Is This Finally the Clippers’ Year?
Since Chris Paul was traded to the Los Angeles Clippers in 2012, a series of coincidences, underperformance and downright awful luck has crushed LAC’s dream of surpassing the second round of the Western Conference Playoffs.
But this version of the Clips — the league leading 10–2, defensive juggernaut — may be the light at the end of the tunnel for a historically sorry franchise.
Characterized early on as “Lob City”, Paul-led fast-breaks were oft finished with high-flying acrobatics by young stars Blake Griffin and DeAndre Jordan.
Now they’ve matured. Griffin (20 ppg, 9 rpg) has expanded his post game while adding a reputable mid-range to three-point shot. Jordan (10 ppg, 12 rpg, 2 bpg) is a world-class rim protector and a perfect complementary big: setting picks, catching lobs and cleaning up any errant shots.
And then there’s Paul. The ever-underappreciated captain of the Clips is having perhaps the best start of the season of his career. And that’s saying something. The 31-year-old veteran is averaging 18.3 points, 5.2 rebounds, 8.3 assists and 3.1 steals.
This much has been true for the past couple seasons, but for differing reasons they haven’t been able to get over the hump. A capable bench and an improved defense have propelled LA to an early lead in the West.
Upon drafting Jordan and Griffin in subsequent seasons, then trading for Paul, the roster was gutted and the message was clear. We believe these three will be with us long-term. And they have been.
But besides comparitive mainstays Jamal Crawford (five seasons) and JJ Redick (four), the roster largely gets overturned summer after summer by GM-coach Doc Rivers.
The likes of Jared Dudley, Danny Granger, Lance Stephenson, Glen Davis, Josh Smith and Jeff Green — to name a few — have tried and failed to bolster a Crawford-led second-unit over the years.
A massive retooling of the second unit — re-signing Austin Rivers, signing Raymond Felton, Mo Speights, Brandon Bass and Alan Anderson — has proved paramount to their 10–2 start.
In the past, the first-unit would stay even or gain a lead, and the bench would often lose it. Doc doesn’t believe in staggering his star’s minutes, so Crawford iso’s became the bench’s best play. Sometimes it worked, sometimes it didn’t. It was just clear it wouldn’t ever work in the playoffs. So Rivers improved the bench.
Redick is off to a hot-start to the season, 3rd on the team with 14.5 ppg and a couple threes a game. Crawford, Rivers and Speights are averaging a combined 28 ppg and Felton has been a surprisingly steady force off the bench.
The offense has never been the issue for the Clip’s — ranking in the top 5 every year since 2011. This season has been more of the same, as they rank 5th in offensive efficiency. The question has been the defense, particularly from the aforementioned second unit.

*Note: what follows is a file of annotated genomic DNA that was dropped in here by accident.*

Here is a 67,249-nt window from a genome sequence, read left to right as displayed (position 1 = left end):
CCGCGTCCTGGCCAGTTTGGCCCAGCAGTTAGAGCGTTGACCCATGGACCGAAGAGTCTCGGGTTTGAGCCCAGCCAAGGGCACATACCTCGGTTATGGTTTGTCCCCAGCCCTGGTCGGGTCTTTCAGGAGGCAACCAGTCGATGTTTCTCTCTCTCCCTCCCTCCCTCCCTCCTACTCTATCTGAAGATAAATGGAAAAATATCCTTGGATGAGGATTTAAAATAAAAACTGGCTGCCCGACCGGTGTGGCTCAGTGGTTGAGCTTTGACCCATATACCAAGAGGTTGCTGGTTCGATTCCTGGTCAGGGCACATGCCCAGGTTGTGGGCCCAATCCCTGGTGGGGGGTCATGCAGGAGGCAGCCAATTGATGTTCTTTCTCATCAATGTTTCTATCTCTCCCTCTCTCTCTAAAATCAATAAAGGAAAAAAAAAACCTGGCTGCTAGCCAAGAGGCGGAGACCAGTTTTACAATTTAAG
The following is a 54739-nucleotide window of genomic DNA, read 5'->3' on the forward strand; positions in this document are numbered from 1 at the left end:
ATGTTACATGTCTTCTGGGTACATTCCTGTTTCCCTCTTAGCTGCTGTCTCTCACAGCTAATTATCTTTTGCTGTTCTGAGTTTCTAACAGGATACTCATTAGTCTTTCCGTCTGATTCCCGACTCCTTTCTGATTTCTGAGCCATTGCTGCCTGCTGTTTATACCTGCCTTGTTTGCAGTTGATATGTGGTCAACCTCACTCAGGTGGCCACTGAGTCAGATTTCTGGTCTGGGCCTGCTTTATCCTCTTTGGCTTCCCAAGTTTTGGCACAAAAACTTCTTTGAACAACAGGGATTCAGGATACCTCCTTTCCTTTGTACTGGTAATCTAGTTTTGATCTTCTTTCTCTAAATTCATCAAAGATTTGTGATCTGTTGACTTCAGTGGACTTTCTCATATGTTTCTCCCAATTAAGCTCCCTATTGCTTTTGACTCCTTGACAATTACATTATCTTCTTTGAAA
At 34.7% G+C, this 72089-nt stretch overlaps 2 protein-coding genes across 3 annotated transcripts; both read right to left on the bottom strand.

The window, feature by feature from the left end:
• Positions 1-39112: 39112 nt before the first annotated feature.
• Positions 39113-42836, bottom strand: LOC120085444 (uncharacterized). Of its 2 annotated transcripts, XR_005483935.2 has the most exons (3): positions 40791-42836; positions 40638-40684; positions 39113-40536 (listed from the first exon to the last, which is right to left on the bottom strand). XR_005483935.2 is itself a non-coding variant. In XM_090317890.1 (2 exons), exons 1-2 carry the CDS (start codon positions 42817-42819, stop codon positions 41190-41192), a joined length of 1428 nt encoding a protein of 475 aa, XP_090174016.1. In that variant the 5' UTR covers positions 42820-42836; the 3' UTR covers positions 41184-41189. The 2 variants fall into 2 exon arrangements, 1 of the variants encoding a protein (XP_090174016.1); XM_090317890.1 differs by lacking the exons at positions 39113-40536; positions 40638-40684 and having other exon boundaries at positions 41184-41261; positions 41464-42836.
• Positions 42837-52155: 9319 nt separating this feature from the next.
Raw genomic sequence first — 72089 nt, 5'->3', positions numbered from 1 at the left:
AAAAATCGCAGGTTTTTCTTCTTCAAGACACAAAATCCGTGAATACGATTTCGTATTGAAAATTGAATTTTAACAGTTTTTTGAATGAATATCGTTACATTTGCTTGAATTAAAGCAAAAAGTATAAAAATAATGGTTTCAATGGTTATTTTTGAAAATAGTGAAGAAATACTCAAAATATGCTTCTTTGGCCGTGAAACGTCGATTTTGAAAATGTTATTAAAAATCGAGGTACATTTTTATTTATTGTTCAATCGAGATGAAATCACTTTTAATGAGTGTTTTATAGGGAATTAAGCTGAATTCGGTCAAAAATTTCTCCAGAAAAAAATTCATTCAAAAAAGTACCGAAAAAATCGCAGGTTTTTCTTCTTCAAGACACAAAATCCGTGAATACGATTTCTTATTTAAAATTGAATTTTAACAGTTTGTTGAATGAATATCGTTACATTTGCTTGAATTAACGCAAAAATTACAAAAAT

Given Paul and Jordan’s high-ranking defense at the point and center of attack, the starters will be consistently strong defensively. The starting unit of Paul, Redick, Luc Mbah a Moute, Griffin, and Jordan have a stunning defensive rating of 85.4, while as a team their rating is a league-best 96.7. For reference, the Clippers haven’t been under 100 since Paul joined the team.
The biggest difference though is when the benches clear. Instead of a predictable drop off, the all-bench lineup of Crawford, Felton, Rivers, Wesley Johnson, and Speights — their second most played lineup — has a defensive rating of 91.1.
What does it mean?
In the NBA, excelling on offense isn’t enough. It may feel like hyberbole at this point, but it’s true: defense wins championships. Or at least gets you there. Historically, when team’s rank in the top 10 in offense and defense, they at least make the Conference Finals.
The Clips are winning this season because they are excelling on offense and other-wordly on defense. The Warriors are other-worldly on offense, and putrid on defense so far.
There are other teams, but in a potential matchup, it would come down to offensive execution and whether the Warriors defense can step up.
Surely, LA’s defense won’t be so stingy all year, but the very nature of defense points to it’s sustainability. The object of a defense is to make it difficult for the offense and force their opponent into tough shots. They can continue to do that.
In the end, it may not matter, as the Dubs are the best in the league at making tough shots. But that’s all the Clips are asking for. A chance.